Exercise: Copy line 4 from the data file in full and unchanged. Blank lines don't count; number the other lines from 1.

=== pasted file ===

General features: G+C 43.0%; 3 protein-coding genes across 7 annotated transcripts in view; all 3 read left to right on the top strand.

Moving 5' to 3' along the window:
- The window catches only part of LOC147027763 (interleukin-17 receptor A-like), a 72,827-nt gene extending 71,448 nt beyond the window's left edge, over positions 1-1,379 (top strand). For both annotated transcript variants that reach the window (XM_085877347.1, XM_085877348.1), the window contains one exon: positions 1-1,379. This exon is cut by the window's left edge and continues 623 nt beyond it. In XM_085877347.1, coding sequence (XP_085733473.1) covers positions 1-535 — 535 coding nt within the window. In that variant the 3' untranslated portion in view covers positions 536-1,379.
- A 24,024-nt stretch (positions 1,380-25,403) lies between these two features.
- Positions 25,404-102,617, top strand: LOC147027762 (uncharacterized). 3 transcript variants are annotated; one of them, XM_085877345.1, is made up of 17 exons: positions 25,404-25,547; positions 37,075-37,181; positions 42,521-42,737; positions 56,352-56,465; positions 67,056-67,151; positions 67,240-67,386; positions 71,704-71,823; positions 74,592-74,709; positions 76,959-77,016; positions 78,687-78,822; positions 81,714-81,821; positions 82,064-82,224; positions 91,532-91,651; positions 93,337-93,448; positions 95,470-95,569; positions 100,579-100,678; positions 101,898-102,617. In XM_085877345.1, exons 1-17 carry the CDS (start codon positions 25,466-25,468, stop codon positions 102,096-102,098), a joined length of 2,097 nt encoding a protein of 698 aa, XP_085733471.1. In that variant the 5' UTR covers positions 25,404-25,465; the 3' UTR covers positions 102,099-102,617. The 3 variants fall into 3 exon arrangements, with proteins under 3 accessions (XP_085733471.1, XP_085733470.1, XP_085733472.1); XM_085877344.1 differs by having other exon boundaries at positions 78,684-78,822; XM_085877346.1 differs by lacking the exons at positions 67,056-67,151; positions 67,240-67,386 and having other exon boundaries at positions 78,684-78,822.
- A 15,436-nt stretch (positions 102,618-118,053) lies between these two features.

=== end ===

- A 24,024-nt stretch (positions 1,380-25,403) lies between these two features.